Rodinsky's Roomby Rachel Lichtenstein, Iain Sinclair
David Rodinsky lived above a synagogue in the heart of the old Jewish East End of London, and sometime in the late 1960s he disappeared. His room, a chaos of writings, annotated books and maps, gramophone records and clothes, was left undisturbed for 20 years. Rodinsky's world captured the imagination of a young artist, Rachel Lichtenstein, whose
David Rodinsky lived above a synagogue in the heart of the old Jewish East End of London, and sometime in the late 1960s he disappeared. His room, a chaos of writings, annotated books and maps, gramophone records and clothes, was left undisturbed for 20 years. Rodinsky's world captured the imagination of a young artist, Rachel Lichtenstein, whose grandparents had escaped Poland in the 30s, and over a period of years she began to document the bizarre collection of artifacts that were found in his room, and make installations using images from his enigmatic bequest. She became obsessed with this mysterious man: Who was he? Where did he come from? Where did he go? Now Lichtenstein and Iain Sinclair have written an extraordinary book that weaves together Lichenstein's quest for Rodinsky. Part mystery story, part memoir, part travelogue, Rodinsky's Room is a testament to a world that has all but vanished and the celebration of the life of a unique man.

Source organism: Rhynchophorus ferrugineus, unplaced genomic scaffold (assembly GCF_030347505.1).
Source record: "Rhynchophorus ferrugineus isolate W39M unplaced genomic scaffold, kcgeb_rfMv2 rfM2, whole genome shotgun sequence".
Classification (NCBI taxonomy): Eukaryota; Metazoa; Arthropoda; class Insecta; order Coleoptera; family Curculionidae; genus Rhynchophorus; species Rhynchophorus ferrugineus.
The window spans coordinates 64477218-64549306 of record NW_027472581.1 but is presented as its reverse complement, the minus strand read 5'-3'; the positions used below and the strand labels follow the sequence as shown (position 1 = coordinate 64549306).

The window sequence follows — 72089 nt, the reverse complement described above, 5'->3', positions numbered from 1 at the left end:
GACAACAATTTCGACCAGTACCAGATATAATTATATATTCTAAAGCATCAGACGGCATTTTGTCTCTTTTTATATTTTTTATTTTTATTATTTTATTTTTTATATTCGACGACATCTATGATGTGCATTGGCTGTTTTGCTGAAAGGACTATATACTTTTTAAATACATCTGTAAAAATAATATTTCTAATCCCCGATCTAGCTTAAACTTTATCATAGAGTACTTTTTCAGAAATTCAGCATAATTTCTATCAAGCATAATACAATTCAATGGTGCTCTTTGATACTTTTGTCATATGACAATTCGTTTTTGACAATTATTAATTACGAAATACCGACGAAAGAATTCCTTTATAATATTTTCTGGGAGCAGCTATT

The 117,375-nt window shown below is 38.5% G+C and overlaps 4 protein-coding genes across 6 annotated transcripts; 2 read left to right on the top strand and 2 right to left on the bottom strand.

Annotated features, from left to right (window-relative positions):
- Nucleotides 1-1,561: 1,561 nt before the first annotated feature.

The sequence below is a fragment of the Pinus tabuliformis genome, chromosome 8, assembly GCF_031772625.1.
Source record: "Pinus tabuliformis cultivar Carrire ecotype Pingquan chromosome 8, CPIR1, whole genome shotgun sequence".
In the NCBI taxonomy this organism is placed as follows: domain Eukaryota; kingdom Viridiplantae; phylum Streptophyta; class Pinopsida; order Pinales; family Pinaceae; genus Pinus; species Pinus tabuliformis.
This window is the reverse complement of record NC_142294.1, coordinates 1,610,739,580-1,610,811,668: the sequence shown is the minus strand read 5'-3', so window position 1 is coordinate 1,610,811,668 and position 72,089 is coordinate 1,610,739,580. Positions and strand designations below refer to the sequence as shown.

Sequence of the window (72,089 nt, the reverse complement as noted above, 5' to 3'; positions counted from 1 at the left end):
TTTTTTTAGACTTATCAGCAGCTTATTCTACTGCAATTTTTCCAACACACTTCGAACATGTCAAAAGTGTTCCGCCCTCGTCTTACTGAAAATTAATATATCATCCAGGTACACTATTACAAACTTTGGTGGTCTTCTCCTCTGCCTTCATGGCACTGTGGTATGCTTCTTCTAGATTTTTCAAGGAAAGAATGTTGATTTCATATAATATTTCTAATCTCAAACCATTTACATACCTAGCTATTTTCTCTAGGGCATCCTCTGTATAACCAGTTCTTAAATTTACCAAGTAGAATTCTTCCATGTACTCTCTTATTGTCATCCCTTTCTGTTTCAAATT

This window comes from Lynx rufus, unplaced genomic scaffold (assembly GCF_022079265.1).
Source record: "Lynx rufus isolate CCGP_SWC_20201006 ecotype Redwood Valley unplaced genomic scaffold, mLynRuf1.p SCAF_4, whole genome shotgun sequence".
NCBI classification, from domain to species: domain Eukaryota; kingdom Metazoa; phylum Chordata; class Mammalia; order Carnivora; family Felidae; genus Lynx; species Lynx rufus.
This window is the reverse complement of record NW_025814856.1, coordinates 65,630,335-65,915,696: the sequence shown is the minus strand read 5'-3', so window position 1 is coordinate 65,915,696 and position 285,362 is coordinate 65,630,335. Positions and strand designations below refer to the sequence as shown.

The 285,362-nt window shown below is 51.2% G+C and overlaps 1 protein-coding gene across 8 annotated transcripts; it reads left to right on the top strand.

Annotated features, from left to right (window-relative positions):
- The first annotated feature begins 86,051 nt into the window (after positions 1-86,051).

The New York Times Book Review
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Read an Excerpt
Did you see the black coat? A zaddik.
They can make themselves invisible I've heard.
David Hartnett, Black Milk